I have admired Linda’s art from the first time I saw it several years ago. Go to her website and you will be mesmerized. Some of the adjectives that I would use to describe Linda’s work are: unique, interesting, inviting, calming, mysterious…..and wonderful. I always want to view it again and always see something else in the piece. Her work resonates with me.
Personally, one my most favorite surface design processes is deconstructed screen printing. Linda has two recent articles in Quilting Arts Magazine: Deconstructed Rubbings (Issue 39, June/July) and Deconstructed Engravings (Issue 40, August, September).
Linda’s website has a wonderful gallery of her work. Stop by for inspiration and thoughtfulness. Here are some examples of Linda's art work. It was very, very difficult deciding which pieces to use on our blog.......they are all incredible. Please view them all at her gallery.
Here are a few examples of Linda's art work. It was "very" difficult deciding what pieces to added to this interview...I wanted to add all of them!
H27 x W16 inches (68 x 40cm)
H64 x W76 inches (162 x 191cm)
H38 x W33inches (96 x 83cm)
H40 x W40 inches (100 x 100cm)
Rage & Outrage
H45 x W48 inches (114 x 122cm)
Where do you find inspiration for your work? Your images are very interesting and intriguing. They draw me into the piece.I find inspiration just about everywhere. Some examples of images I’ve just been working with as I worked six weeks dyeing fabrics for the next year’s artwork: the shards of a broken plate I found in a field; a graceful number 5 from an elegant doorway in The Hague; a tall, distinguished gentleman quietly observing the comings and goings of Aachen’s city flower market; the oculus of an open dome in Split made into a rustic circle in Photoshop; and a flea market postcard written to a British World War I soldier in Belgium.
I am a collector. I fill my notebooks with drawn and written observations on all kinds of subjects, just as I fill folders on my computer with images of various categories of “stuff.” I believe that being lifted out of familiar surroundings and finding myself in one very different place after another has sharpened my powers of observation. I have lived on both coasts of America, Asia and now Europe. I notice people and things that perhaps others don’t see.
I am happy that you say my imagery draws you in my artwork because that drawing in is one of the goals I have for my work: I want viewers to see the story I present, but also to find their own stories and meaning for the characters I present.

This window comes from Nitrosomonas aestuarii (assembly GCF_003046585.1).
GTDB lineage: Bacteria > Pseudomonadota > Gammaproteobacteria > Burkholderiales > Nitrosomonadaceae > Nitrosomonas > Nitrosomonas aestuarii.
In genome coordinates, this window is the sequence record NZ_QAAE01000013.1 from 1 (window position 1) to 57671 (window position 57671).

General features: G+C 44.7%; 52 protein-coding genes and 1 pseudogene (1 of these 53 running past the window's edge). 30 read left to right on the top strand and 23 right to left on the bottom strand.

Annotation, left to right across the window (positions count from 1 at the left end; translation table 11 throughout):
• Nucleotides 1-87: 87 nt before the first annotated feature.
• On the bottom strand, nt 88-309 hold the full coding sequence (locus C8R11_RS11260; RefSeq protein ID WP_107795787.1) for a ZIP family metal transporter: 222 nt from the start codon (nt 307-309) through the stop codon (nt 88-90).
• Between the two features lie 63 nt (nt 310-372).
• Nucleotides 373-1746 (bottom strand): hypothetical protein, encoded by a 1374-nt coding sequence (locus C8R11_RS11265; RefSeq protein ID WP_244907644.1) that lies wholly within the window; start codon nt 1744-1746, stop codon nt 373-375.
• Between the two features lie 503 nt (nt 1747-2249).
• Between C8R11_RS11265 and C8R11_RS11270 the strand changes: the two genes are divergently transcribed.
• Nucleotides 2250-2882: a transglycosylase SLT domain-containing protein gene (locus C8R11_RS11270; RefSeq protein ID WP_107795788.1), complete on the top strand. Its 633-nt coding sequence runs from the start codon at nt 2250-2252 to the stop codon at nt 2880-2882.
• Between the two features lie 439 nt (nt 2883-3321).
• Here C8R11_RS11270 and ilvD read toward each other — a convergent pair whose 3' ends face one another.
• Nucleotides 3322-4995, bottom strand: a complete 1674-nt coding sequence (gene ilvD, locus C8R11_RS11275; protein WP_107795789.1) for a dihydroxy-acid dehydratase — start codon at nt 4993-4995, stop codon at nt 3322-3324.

How has living in Belgium influenced your designs and work?
The first time I was asked about Belgium’s influence on my work I answered without hesitation that “Belgium is a very gray place.” It seemed such an obvious reply and I didn’t elaborate at the time, but I have since thought back on my answer often. I realize that it is more than just an influence on the colors (or minimal colors) I use in my work. I find a softness in the slanting, silvery northern light here that is a look I consciously work to achieve in my art. That same light, while it strips away color, creates a starkness created by deep shadows and dramatic highlights. I reflect that in my work by using (and reveling in) the full range of value from black to white. The gray is also a mood—an enveloping coolness like fog, the weather that I find at the same time comforting and mysterious.
How do you begin creating a piece?
I take lots of photos. I write and draw in my notebooks and think during my “away from work” times, developing stories and characters. Then, when themes or stories begin to take form, I start sifting images on the computer and working with them in Photoshop to create the images from which I make screens, transfer or print directly on fabric. As a personality takes shape and a story forms around that character, I add images that connect to and further the narrative.
What are your work processes with your fabric?
I begin with plain white or black fabric. I create fabrics with dye, printing, painting or discharge. Because of Belgium’s short summers, I do all the dyework for a year in a few weeks when weather is warm. The rest of the year, I work with acrylic paints on cloth, do the computer work, including direct printing of some images on fabric; and design and stitch the artworks.
What part of the process do you enjoy the most? Do you have any favorite techniques?
I’d have to say that two parts of the process are most enjoyable: the computer design work and surface design. I often spend hours and hours working with a single image on the computer. The surface design work with dyes, paints and discharge agents is extremely satisfying. After abandoning screen printing in college because, at the time, the chemicals used were kind of nasty and the process fiddly—I preferred freer techniques, like painting. But with acrylics came simplicity, and screen printing could be more improvisational. I can make very detailed, unique screens with my thermal imager.
I have arrived at a place where my combination of a few surface design processes and my computer work enable my work to exhibit that quality of “my voice.” What viewers might not realize is the tenacity and pursuit of a few selected techniques with a kind of creative tunnel vision that it has taken to achieve the unique look of my artwork. I’ve chosen to focus on print processes like screen printing and monotype that don’t use a press, direct computer printing, and low water immersion dyeing, with an eye toward exploring color separation at the point where dye wicks into bare cloth.